The actual meetings with representatives passed exactly as she had described. We met with the staff of our representatives and said a few words about ourselves. Each of us briefly mentioned a bill or initiative accompanied by a relevant anecdote, and then either asked if the representative already supported the initiative or requested that they do. By the end of each meeting, we had covered the full list of initiatives in SWE’s talking points, and everyone had the chance to speak about at least one.
Supporting and being supported by the SWE community
When it came time to write my reflections on this experience, I immediately thought back to the California breakout session and how Amy had reassured us that we were more than prepared for what was to come. I knew I had to reach out to her and share her perspective as a second-time participant as well.
A few of Amy’s key observations included:
- SWE already sends a letter with the talking points to each representative. The biggest contribution we can make as SWE members is to add our personal stories to breathe life into the issues behind certain pieces of legislation. Our contributions add context and depth that make it much easier to empathize with the people these initiatives would affect.
- Participating in SWE’s Congressional Outreach Day is a fantastic way to participate in a different area of the organization beyond your local collegiate or professional section, and even though you may not become an expert in the way bills become laws in the U.S., you certainly gain more understanding of the process. As an example, Amy shared that she has been able to “listen with more attuned ears” to the conversations around the legislation we discussed.
- Although there is something special about being at the Capitol taking part in face-to-face meetings, the virtual format allowed for significantly more involvement from folks who might not have been able to participate otherwise. Since calls were generally after work hours, and we didn’t have to physically travel to D.C., SWE members with children or who have more rigid work schedules could be involved. We even had a strong presence of collegiate members, who previously might not have been able to work around class schedules to accommodate the travel.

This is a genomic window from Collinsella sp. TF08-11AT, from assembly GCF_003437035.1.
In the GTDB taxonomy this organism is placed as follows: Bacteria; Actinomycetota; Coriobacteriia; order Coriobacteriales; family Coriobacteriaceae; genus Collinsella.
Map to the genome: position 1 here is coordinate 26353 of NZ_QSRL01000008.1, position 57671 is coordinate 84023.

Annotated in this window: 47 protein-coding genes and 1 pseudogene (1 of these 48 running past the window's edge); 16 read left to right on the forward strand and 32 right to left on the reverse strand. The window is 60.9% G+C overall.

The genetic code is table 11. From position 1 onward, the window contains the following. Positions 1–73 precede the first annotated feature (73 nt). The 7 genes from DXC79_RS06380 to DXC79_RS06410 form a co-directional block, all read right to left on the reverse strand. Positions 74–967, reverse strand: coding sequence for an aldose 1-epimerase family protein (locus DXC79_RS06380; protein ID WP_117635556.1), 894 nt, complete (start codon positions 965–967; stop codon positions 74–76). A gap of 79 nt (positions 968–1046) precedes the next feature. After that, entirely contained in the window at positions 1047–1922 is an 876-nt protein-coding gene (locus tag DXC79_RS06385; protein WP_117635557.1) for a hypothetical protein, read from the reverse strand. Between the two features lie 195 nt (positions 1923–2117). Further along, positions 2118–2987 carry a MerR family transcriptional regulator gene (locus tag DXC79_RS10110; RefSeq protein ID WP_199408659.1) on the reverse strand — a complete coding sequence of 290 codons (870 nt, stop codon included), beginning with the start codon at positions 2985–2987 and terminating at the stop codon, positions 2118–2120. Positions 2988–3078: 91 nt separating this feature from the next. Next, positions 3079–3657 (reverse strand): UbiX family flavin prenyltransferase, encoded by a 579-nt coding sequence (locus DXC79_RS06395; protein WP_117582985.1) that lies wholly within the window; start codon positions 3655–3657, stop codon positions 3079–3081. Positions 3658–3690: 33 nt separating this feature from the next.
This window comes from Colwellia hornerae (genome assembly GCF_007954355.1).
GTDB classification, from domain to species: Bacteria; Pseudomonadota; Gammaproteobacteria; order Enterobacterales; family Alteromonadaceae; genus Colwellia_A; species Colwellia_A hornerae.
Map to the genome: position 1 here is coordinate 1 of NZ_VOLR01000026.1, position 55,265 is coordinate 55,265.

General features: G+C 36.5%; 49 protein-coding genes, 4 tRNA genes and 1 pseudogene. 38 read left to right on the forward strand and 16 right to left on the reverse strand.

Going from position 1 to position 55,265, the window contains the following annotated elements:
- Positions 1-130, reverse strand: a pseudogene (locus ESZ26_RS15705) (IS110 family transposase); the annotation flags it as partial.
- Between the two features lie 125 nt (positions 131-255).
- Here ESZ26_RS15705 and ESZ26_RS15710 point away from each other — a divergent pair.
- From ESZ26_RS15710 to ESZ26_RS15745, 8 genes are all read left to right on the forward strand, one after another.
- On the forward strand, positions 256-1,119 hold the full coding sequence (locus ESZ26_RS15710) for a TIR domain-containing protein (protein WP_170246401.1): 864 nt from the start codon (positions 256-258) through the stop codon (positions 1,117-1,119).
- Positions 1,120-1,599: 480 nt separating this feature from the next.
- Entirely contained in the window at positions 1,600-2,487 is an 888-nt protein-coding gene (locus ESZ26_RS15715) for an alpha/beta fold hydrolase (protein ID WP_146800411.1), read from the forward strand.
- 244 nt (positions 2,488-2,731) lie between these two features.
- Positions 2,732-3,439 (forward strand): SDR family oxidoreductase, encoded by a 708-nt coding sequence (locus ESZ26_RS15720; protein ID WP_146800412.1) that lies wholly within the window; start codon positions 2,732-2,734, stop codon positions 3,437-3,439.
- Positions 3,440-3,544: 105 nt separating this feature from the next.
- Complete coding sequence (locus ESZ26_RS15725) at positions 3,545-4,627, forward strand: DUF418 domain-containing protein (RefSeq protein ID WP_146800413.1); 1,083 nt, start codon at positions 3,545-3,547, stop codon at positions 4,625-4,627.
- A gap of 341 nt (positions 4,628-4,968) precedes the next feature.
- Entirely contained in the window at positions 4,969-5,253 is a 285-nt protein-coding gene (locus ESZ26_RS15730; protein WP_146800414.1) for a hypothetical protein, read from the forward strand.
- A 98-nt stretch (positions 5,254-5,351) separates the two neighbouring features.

- Lastly, it is easy to think that we don’t know what we’re doing, or we aren’t familiar enough with politics. Don’t let any thoughts like that prevent you from participating in Congressional Outreach Day.
- SWE provides us all the information and support we need, including the template for a follow-up thank you letter with a link to the SWE Magazine State of Women in Engineering issue, full of research and data to support our positions. We aren’t expected to recite legislation or spend hours in a law library. Again, the research has already been done. We are augmenting it with our perspective and our voice.
1. Members participating from India include a combination of U.S. citizens working or traveling abroad; plus non-U.S. citizens seeking the training; and/or non-U.S. citizens working toward citizenship.
In addition to being a member of the SWE editorial board, Ambika Dubey (she, her) is a software engineer at Microsoft, where she works on Project Bonsai. She graduated from the University of Illinois Urbana-Champaign in 2018 with an undergraduate degree in computer science and a minor in the Hoeft Technology and Management Program. A SWE member since 2014, Dubey has held leadership positions and attended conferences.